HC Deb 26 March 1872 vol 210 cc691-700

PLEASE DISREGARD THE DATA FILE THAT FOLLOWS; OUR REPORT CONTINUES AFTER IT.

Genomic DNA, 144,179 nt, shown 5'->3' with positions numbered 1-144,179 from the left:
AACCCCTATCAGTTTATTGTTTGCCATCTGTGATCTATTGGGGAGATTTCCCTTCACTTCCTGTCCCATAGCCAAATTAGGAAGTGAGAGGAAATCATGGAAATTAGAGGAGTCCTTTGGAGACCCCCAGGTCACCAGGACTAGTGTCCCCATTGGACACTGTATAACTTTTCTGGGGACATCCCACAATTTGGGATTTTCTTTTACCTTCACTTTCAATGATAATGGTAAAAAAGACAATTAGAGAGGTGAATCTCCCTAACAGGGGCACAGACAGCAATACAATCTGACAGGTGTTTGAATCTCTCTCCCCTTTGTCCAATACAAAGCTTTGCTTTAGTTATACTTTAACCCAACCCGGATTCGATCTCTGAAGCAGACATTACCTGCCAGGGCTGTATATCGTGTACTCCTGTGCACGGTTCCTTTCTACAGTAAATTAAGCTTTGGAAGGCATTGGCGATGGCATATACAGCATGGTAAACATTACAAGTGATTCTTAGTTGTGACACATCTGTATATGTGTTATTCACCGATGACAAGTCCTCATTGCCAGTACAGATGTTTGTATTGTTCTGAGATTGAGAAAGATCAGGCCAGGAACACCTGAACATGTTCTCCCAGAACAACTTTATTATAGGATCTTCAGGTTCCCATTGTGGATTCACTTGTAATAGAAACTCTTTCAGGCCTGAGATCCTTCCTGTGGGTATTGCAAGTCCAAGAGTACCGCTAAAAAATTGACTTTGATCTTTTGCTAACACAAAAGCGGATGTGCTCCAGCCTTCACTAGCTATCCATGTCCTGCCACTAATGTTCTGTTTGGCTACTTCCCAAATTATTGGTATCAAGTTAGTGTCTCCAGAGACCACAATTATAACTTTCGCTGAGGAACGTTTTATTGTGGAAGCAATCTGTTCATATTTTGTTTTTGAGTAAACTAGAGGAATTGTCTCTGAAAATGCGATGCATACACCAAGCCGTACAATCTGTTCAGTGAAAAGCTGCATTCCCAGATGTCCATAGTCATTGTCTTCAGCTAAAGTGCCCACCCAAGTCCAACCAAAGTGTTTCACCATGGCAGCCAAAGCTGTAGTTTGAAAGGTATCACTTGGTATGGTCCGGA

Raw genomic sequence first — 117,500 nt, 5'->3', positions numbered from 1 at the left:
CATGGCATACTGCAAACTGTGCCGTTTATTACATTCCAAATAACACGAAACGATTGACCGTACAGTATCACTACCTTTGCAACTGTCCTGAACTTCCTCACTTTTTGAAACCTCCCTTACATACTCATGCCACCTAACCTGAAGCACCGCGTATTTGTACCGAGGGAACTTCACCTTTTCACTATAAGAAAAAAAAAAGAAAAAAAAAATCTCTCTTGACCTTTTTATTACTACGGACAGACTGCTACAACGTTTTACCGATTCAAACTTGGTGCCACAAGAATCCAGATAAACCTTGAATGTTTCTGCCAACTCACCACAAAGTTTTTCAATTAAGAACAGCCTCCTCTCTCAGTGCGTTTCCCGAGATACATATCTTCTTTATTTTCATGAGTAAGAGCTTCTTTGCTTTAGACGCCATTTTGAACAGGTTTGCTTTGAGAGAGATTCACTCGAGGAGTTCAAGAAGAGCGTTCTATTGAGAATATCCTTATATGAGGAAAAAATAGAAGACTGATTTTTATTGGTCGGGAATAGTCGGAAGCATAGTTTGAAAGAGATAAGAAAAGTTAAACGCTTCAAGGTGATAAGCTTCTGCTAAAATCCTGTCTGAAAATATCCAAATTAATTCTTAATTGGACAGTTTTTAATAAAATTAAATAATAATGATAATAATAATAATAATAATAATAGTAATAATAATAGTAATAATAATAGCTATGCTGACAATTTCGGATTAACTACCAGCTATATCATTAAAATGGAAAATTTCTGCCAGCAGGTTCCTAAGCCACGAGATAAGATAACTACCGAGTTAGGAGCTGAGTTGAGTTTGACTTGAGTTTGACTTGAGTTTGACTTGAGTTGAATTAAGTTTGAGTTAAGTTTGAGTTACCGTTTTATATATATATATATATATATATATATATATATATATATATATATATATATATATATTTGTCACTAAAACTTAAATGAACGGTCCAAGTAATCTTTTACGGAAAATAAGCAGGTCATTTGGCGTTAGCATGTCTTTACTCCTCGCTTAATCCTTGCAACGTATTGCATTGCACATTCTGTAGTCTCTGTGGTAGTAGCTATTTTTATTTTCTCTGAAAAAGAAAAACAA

, in rising to move— That it is expedient that whatever coast defences are required for the security of the Port of Leith and the Metropolis of Scotland, and of the great commercial harbours of the United Kingdom, should be immediately proceeded with, said, he again had the honour of bringing this subject before the House. Having introduced it last Session, he hoped a few minutes would suffice for completing his remarks. He would begin by quoting part of the answer of the right hon. and gallant Gentleman the Surveyor General of Ordnance (Sir Henry Storks), who, last year, in reply to a Question from him, said— He was glad to be able to inform the hon. Member that the question of the defence of the Firth of Forth had occupied the serious attention of the Government, in common with the other coasts of the kingdom. The Defence Committee, of which he was a Member, had examined the subject carefully, and had submitted a plan of defence which, if carried out, would render the Firth of Forth completely secure.…. The estimated cost of carrying it into execution, he might however observe, was £135,000.…. Looking at the vast amount of the expenditure for the purposes of military defence this year, they had not deemed it desirable—indeed, it would be scarcely possible—to ask the House to vote a sum of money for the special defence of our commercial harbours. A matter so important would not, however, be passed over, and he felt sure his right hon. Friends near him, when the proper time arrived, would not hesitate to propose such an outlay as would put those places in a proper state of defence."—[3 Hansard, ccv. 1526.] At the beginning of the present Session he exercised the liberty conceded to Members of the House by asking his right hon. Friend the Secretary of State for War, when the defence works would be commenced, and the answer he received was— With regard to the time when they will be commenced, that will be whenever Parliament shall see fit to appropriate the money. The House, it would be seen, shared the responsibility with the Government of postponing the placing of the Firth of Forth in an efficient state of defence. The country was told that Government was waiting until the money was voted by Parliament. In the meantime, the Firth would not have the protection which, in the opinion of all competent judges, ought to be afforded it and, as he said in his Motion, without any delay whatever. Perhaps the House would like to have some information respecting the commercial characteristics of the particular estuary he had named. He had had the honour of presenting a Petition to Parliament from the Town Council of Leith on behalf of the defence of the town, and a similar Petition from the Chamber of Commerce. The Secretary of the Chamber of Commerce wrote him thus— The defence of the Firth of Forth is further of importance, owing to the Firth being, if not the only, certainly the best and safest harbour of refuge on the east coast of Britain. There is safe anchorage ground the whole way up the Firth, it may be said, from North Berwick to Limekilns, and in a storm from the east, northeast, or south-east, vessels can safely ride immediately on getting to the lee of Inchkeith; or if the storm be of very great severity, on reaching St. Margaret's Hope, above Inverkeithing. In fact, this firth is the harbour of refuge made for by all vessels in such gales, to whatever port on the east coast of Britain they are bound, and whole fleets are frequently windbound and anchored to the lee of the Inch and St. Margaret's, which would fall an easy prey to an enemy in the absence of defences. The Government had assigned as a reason for the delay, not that there was no necessity for the defences, but that the present state of the demands upon the Chancellor of the Exchequer did not justify them in making the outlay; but after hearing the right hon. Gentleman's explanation of the satisfactory condition of the Revenue of the country last night, he thought the House would have no doubt whatever that if there was a time at all for executing defences, it was the present, when the Chancellor of the Exchequer was overflowing with the blessings he felt himself entitled to bestow. The question might occur to anyone considering this matter whether the defences were of such urgency that their completion would not admit of delay. He would remind the House that Leith was a great place of steam shipping and manufactures; that it was a very considerable depôt for foreign and British goods; and that it was the means of access to the metropolis of Scotland. The people felt that, Leith being a port to which merchants of the colonies and many foreign nations largely consigned goods, it was not fair for the Government to expose them to one of two alternatives, either to refuse business or to keep property intrusted to them with undue risk through the negligence of the Government. Leith had some experience of what might happen. It narrowly escaped in the American War. He should show what Admiral Paul Jones said with reference to the Firth of Forth. The gallant Admiral, if so he should be called, wrote— I formed an expedition against Leith, which I proposed to lay under contribution, or otherwise reduce it to ashes. Had I been alone, the wind being favourable, I would have proceeded directly up the Firth, and must have succeeded. I hoped to raise a contribution of £200,000 sterling on Leith. Afterwards, a document was found addressed "to the Worshipful the Provost of Leith," which was as follows:— Leith and its port now lies at our mercy, and did not our humanity stay the hand of just retribution, I should, without advertisement, lay it in ashes. Before I proceed to that stern duty as an officer, my duty as a man induces me to propose to you, by the means of a reasonable ransom, to prevent such a scene of horror and distress. For this reason I have authorized a lieutenant-colonel to conclude and agree with you on the terms of ransom, allowing exactly half-an-hour's reflection before you finally accept or reject the terms which he shall propose—£200,000. And he endorsed this postscript— The sudden and violent storm which arose in the moment when the squadron was abreast of Keith Island rendered impracticable the execution of the foregoing proposal. A contemporary letter from Amsterdam said— He assured me that his intention was to seize the shipping in the harbour, and to set fire to such as he could not carry off. Having spoken of Leith, he ought to say that he was speaking of the immediate vicinity of the metropolis of Scotland. All the public buildings of Edinburgh were within four miles of deep water. There would thus be no difficulty whatever in shelling the metropolis of Scotland. Any man who wished to gain distinction and glory would only have to go up the Firth of Forth and endeavour to make Edinburgh pay a ransom under the threat of being shelled. Let them remember what this implied. The ancient castle would be levelled to the ground, with its armouries and the regalia it contained. Holyrood Palace, the great resort of strangers, and the boast of the city, would fall a prey to the general destruction, as also the three precious libraries of Edinburgh The Register House, with all the records of land tenure in Scotland—an institution differing from any in the metropolis of England—might be destroyed, and thus the landed property of Scotland might fall into irretrievable confusion. Having given instances of the evil effects which might be produced, he would show how easily this might be accomplished. Captain Colomb, in a paper on the subject, said— Our arsenals, our coal depots, and the great mercantile ports—those pulses of the Empire—are still totally unprovided with means of local defence. Admiral Sir William Hall, of the Nemesis, a native of Leith, in a pamphlet commencing "Wake, England, wake!" remarks— Look, for instance, at the Firth of Forth, and the many good anchorages and suitable places for the disembarkation of troops it possesses. With the exception of the single port at Leith, there is no fortification or natural obstacle whatever to prevent an enemy's squadron advancing within shelling distance of the city of Edinburgh, and there are abundant facilities for landing troops within an easy march of the city, while Glasgow, and extensive, wealthy, important mining and manufacturing districts lie almost within reach.…. As regards Edinburgh and Leith the present open defenceless condition could be changed into one of perfect security by the simple expedient of throwing up a good earthwork on the island of Inchkeith, and mounting on it a few heavy guns of modern construction.…. Even the most obvious and simplest means of defence, however, have hitherto been neglected, not in the Firth alone, but almost everywhere else. Again, he might adduce the authority of another officer of great ability, Captain Moncrieff, who, in a report to the Lord Provost of Edinburgh, Lord High Admiral of the Firth of Forth, made in 1871, said— The Firth of Forth is at present without defence; its protection in time of war is required for the following reasons:—1st, it is remote from the centre of naval and military action, and therefore far from supports; 2nd, its position and natural conditions, if held by an enemy, are favourable for a grand base of operations against the South of Britain, and it should, therefore, not be left in such a state as to be easily occupied by a hostile fleet; 3rd, it is a great anchorage; 4th, it is the seat of considerable trade, shipping, and prosperity; and 5th, it is the direct military road for an expedition delivered from the ports of the North of Europe against the largest iron shipbuilding station—the Clyde—and two of the most important towns in the Empire—namely, Glasgow and Edinburgh. It was, therefore, impossible to conceal the want which existed. If Scotland had still her own Parliament, or if we had a Scotch Secretary, whose business it should be to look after the interests of the country, the matter would not have been in so deplorable a condition. In the face of the large Revenue which was annually yielded by the North part of the country, such a state of affairs ought not to exist. He had spoken hitherto of the Firth of Forth. He now wished to quote an authority in a very few words, in order to show that the same applied to all our commercial harbours. Mr. Reed said— The defences of the great commercial ports are in a very unsatisfactory state and condition wholly unworthy of us. It would be criminal, in view of these facts, to place all our reliance on our sea-going Navy alone, and to leave any longer our great commercial emporiums without local defence. Now that, in point of fact, is their present condition. Our present condition is more than dangerous, and should a war overtake us, our great maritime towns, though teeming with men and materials available for their defence, lie open to insult and robbery. Dundee and Aberdeen on the east, and Greenock and other ports on the west, Hull, Sunderland, Cardiff, Swansea, Liverpool, Belfast, were equally unprotected. From a passage he had quoted from the head of the Ordnance Department they were led to believe that the defences would be provided in all these places when the proper time arrived. He maintained that the time had arrived already. Was it a proper time when danger arose, or when war was declared, to commence work which would take time to accomplish, for which years were required? On the Government there was already the conviction that the Firth of Forth ought to be defended. He had had the satisfaction of seeing the plans for the defence. He had no doubt that, if the feelings of the House were properly interpreted, something would be at once done. The best protection they could have was to be prepared for every emergency; but what was the use of securing some of the doors if the others were left open? That, however, was the condition of the country. There were plenty of defences in the Southern part; but in the North there was no harbour to which shipping could betake itself, or Her Majesty's Navy be refitted. He would make an appeal to Her Majesty's Government to give their earnest consideration to this subject, with the view of immediately granting the request he had urged on behalf of the community in general, and not of Scotland only—because what was a loss to Scotland was a loss to the kingdom, and because such a loss would tarnish or subvert the glory of the Empire.